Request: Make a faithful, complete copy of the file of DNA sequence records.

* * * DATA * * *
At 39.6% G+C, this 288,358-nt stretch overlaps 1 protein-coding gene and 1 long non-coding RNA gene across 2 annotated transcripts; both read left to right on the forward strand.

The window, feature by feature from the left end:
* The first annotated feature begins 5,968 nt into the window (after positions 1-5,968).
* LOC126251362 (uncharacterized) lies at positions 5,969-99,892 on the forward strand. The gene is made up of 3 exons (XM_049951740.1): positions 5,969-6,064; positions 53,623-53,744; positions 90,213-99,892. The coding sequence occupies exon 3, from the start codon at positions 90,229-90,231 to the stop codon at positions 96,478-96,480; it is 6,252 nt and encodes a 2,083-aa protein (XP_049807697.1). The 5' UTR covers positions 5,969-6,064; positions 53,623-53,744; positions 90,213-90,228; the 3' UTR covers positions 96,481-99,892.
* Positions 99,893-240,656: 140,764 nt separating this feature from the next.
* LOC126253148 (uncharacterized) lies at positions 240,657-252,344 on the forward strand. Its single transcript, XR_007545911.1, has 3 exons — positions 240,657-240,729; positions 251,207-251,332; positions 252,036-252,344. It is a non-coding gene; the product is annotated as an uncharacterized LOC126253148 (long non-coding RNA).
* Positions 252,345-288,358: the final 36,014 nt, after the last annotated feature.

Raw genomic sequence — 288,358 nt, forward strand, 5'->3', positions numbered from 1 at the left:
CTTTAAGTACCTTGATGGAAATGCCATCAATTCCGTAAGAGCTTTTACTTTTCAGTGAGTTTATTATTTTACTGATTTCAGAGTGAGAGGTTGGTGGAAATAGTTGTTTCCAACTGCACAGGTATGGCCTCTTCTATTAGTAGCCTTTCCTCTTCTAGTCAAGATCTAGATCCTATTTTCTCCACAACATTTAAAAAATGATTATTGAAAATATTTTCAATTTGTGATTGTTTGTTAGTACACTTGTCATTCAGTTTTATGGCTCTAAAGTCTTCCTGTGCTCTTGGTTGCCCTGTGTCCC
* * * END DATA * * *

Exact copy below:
At 39.6% G+C, this 288,358-nt stretch overlaps 1 protein-coding gene and 1 long non-coding RNA gene across 2 annotated transcripts; both read left to right on the forward strand.

The window, feature by feature from the left end:
* The first annotated feature begins 5,968 nt into the window (after positions 1-5,968).
* LOC126251362 (uncharacterized) lies at positions 5,969-99,892 on the forward strand. The gene is made up of 3 exons (XM_049951740.1): positions 5,969-6,064; positions 53,623-53,744; positions 90,213-99,892. The coding sequence occupies exon 3, from the start codon at positions 90,229-90,231 to the stop codon at positions 96,478-96,480; it is 6,252 nt and encodes a 2,083-aa protein (XP_049807697.1). The 5' UTR covers positions 5,969-6,064; positions 53,623-53,744; positions 90,213-90,228; the 3' UTR covers positions 96,481-99,892.
* Positions 99,893-240,656: 140,764 nt separating this feature from the next.
* LOC126253148 (uncharacterized) lies at positions 240,657-252,344 on the forward strand. Its single transcript, XR_007545911.1, has 3 exons — positions 240,657-240,729; positions 251,207-251,332; positions 252,036-252,344. It is a non-coding gene; the product is annotated as an uncharacterized LOC126253148 (long non-coding RNA).
* Positions 252,345-288,358: the final 36,014 nt, after the last annotated feature.

Raw genomic sequence — 288,358 nt, forward strand, 5'->3', positions numbered from 1 at the left:
CTTTAAGTACCTTGATGGAAATGCCATCAATTCCGTAAGAGCTTTTACTTTTCAGTGAGTTTATTATTTTACTGATTTCAGAGTGAGAGGTTGGTGGAAATAGTTGTTTCCAACTGCACAGGTATGGCCTCTTCTATTAGTAGCCTTTCCTCTTCTAGTCAAGATCTAGATCCTATTTTCTCCACAACATTTAAAAAATGATTATTGAAAATATTTTCAATTTGTGATTGTTTGTTAGTACACTTGTCATTCAGTTTTATGGCTCTAAAGTCTTCCTGTGCTCTTGGTTGCCCTGTGTCCC